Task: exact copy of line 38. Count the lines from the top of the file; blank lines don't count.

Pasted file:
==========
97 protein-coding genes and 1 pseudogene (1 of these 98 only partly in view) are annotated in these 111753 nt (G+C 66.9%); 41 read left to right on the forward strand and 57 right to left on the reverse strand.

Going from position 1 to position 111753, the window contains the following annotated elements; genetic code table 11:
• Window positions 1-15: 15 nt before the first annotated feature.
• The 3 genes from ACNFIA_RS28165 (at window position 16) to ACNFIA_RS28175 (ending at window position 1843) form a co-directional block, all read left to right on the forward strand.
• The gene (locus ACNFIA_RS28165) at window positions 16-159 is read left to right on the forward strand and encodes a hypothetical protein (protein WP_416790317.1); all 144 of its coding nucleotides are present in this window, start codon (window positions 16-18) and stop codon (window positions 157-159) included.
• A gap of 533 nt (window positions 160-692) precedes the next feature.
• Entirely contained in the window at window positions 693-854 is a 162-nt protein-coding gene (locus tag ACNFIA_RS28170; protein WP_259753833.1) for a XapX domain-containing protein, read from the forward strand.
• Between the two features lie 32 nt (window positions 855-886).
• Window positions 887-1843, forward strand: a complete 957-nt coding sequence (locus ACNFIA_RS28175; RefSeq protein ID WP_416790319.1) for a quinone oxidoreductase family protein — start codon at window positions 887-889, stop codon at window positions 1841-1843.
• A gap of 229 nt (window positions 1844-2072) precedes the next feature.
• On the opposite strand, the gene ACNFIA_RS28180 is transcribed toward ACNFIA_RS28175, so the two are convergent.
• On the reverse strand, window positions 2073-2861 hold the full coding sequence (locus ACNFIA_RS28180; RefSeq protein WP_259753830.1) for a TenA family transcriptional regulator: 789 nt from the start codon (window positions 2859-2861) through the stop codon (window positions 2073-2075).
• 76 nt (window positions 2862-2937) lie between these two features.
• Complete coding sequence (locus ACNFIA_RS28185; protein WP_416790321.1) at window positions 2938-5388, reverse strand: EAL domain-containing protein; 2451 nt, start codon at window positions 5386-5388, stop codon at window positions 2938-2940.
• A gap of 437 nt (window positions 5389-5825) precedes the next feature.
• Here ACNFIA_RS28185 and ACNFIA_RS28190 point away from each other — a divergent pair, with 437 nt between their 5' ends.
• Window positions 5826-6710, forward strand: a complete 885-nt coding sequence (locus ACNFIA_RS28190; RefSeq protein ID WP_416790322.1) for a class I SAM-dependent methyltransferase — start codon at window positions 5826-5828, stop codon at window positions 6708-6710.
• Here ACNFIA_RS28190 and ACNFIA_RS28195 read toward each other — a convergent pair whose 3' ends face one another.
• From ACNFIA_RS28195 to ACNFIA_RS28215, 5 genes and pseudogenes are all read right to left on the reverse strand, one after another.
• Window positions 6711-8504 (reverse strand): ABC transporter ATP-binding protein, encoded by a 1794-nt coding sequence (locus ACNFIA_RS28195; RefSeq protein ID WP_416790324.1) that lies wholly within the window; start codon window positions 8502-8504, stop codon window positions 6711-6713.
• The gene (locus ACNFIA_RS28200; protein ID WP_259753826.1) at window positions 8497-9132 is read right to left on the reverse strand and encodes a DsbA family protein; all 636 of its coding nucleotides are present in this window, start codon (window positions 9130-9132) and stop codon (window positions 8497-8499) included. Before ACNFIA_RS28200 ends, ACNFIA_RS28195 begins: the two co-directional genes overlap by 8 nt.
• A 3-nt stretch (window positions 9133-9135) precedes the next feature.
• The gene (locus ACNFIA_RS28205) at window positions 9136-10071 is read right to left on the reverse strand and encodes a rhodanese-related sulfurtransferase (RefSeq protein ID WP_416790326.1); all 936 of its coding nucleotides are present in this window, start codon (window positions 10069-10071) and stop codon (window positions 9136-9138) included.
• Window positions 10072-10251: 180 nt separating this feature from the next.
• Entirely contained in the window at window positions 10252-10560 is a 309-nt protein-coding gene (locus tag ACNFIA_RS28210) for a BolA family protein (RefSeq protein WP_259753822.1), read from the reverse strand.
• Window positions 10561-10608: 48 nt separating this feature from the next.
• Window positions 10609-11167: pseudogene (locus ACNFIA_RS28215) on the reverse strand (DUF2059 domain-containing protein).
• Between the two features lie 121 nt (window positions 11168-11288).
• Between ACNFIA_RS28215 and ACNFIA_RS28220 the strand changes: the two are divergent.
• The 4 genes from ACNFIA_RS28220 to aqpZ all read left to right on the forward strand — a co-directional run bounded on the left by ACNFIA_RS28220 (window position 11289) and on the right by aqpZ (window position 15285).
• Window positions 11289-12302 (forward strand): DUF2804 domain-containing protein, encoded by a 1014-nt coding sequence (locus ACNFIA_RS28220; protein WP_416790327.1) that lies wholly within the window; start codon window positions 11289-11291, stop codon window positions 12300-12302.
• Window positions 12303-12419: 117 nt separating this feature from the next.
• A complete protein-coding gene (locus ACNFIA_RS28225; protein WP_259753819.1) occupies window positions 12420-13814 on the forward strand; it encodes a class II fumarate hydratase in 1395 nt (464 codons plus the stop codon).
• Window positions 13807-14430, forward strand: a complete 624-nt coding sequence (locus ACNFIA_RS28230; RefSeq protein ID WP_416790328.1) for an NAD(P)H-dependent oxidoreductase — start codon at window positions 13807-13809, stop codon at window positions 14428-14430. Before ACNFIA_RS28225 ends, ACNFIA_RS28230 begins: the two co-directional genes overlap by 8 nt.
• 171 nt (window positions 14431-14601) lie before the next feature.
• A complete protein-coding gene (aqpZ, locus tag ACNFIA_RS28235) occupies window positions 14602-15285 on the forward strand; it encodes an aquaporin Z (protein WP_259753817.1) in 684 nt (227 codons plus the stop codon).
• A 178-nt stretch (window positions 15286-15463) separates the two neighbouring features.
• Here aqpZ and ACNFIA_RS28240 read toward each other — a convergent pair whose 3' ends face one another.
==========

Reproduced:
• Here aqpZ and ACNFIA_RS28240 read toward each other — a convergent pair whose 3' ends face one another.